The extreme poverty and low level of livelihood capital often limit capacity of the majority poor communities to manage climate risks. With poor assets, low earnings and limited access to formal protection, poor households find themselves in a position of coping with climate-related shocks under highly embarrassed environments. According to the world bank, climate change is likely to affect the land use activities for instance to reduce agricultural productivity, especially in tropical regions. This imposes a high pressure on natural resources extraction which in turn tends to increase the burden of climate and at the same time fails to reduce the problems at hand because of the unfriendly activities such as deforestation that increase the carbon footprint. It is therefore convinced that, the poor communities are mostly dependent on climate-sensitive sectors and natural resources for their survival. Either way, climate change poses an extreme threat on livelihood, food security, and health of the poor particularly the vulnerable marginalized communities who are additionally affected by gender discrimination (women in particularly).

Climate change limits developmental initiatives and hence exacerbates poverty as it affects the efforts on delivering of social services, it limits opportunities for women, and depletes environmental sustainability at the local, national and international level (UN 2005). On the other hand, human development endures at the cost of the environment, damaging ecosystems, reducing biodiversity and driving climate change. While these environmental problems disturb people and development equilibrium all over the world, the poor are sensitively touched by the local consequences of environmental damage. This consequently championing climate change in a reversed reaction as far as estimation of 2.4 billion people depend on biomass for cooking, while 1.6 billion individuals globally are leaving without electrical energy. Therefore, this unwillingly turns into the joint relation between energy access and poverty reduction, which is called energy poverty (UN 2005). Social services such as cooking, lighting, heating, and transportation foster socio-economic development by generating income and providing employment opportunities (UN 2005).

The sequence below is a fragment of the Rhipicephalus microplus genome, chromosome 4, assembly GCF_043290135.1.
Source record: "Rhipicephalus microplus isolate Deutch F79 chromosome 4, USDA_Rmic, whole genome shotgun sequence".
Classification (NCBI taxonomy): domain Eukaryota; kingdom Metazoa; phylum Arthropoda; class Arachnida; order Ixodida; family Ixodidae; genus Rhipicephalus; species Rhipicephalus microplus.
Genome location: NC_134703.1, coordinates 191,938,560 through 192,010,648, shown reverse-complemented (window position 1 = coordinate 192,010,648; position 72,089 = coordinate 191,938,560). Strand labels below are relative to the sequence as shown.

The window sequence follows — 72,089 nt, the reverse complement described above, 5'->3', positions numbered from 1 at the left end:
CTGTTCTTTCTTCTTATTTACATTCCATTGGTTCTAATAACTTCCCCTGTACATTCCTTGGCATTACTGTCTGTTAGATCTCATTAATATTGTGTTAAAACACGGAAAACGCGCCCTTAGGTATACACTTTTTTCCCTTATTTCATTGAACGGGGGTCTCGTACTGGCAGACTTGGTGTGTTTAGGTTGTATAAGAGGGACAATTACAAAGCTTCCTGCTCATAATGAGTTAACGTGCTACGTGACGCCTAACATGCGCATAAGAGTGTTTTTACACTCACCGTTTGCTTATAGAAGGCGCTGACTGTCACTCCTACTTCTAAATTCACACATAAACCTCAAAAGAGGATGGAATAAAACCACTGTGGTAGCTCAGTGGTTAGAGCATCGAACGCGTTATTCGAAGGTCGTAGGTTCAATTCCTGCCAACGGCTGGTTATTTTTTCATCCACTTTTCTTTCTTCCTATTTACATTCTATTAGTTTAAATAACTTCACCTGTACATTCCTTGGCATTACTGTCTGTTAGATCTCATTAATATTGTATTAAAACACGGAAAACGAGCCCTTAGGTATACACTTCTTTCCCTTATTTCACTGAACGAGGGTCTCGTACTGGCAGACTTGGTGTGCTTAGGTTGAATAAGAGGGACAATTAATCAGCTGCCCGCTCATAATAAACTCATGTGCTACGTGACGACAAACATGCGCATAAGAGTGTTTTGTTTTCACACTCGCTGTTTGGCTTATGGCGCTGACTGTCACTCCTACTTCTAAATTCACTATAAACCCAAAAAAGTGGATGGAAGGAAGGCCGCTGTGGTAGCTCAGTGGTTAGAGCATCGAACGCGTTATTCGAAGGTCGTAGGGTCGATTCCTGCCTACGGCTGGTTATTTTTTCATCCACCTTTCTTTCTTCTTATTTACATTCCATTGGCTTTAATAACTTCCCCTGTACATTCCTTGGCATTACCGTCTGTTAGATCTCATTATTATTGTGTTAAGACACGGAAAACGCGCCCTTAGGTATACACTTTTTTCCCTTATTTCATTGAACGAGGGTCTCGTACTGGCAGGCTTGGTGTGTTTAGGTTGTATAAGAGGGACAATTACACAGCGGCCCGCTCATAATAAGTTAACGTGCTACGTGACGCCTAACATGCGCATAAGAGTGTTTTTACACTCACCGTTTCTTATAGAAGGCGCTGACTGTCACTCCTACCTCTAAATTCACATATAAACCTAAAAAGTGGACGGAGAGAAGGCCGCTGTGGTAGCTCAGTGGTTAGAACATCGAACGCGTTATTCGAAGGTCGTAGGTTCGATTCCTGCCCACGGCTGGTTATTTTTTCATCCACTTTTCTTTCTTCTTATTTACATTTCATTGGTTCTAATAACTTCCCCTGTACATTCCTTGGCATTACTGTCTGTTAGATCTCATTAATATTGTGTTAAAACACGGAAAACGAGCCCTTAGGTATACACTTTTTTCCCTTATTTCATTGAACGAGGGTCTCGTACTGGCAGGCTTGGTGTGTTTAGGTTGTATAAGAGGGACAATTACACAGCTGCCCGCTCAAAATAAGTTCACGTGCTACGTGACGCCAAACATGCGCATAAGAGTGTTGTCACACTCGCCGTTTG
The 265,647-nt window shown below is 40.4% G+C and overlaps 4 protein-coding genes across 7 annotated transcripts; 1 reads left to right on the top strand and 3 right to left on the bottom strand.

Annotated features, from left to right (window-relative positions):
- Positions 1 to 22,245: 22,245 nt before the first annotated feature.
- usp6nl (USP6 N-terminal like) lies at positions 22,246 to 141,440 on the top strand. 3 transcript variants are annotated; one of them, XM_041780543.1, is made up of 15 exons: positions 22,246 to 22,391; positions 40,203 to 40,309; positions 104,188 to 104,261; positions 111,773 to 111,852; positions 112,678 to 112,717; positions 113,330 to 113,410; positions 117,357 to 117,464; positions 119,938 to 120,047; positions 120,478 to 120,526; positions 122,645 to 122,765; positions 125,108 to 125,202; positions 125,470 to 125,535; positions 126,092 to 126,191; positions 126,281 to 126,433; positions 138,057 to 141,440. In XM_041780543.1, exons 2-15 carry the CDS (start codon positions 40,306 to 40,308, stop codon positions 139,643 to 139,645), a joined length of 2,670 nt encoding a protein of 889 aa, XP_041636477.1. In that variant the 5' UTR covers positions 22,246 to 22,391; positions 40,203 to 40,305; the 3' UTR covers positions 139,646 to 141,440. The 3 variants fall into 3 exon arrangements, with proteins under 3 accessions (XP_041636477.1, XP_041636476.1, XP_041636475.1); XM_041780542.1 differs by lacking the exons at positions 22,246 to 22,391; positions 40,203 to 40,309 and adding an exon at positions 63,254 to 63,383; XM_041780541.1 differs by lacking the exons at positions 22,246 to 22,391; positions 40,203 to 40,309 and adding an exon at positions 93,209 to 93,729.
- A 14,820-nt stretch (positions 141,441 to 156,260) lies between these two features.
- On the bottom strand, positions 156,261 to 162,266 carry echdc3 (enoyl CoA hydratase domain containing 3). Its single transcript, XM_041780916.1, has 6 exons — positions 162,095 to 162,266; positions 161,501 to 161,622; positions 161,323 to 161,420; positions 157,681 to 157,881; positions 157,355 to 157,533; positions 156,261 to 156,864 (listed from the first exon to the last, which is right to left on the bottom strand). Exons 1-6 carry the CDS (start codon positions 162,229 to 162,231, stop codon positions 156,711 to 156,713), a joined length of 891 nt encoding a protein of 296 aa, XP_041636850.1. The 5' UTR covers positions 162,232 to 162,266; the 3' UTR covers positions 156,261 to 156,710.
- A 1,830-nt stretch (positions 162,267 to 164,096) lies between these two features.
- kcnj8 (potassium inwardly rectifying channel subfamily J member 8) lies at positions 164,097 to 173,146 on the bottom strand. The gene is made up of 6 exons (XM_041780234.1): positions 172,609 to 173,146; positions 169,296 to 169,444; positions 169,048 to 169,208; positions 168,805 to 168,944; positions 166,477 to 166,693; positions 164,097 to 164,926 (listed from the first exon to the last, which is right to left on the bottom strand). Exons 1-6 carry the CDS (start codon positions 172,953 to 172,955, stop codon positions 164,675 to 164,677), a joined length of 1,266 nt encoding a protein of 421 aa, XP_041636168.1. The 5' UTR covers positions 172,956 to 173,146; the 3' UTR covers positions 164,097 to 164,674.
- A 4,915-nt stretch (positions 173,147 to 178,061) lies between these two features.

The two inseparable challenges must be tackled together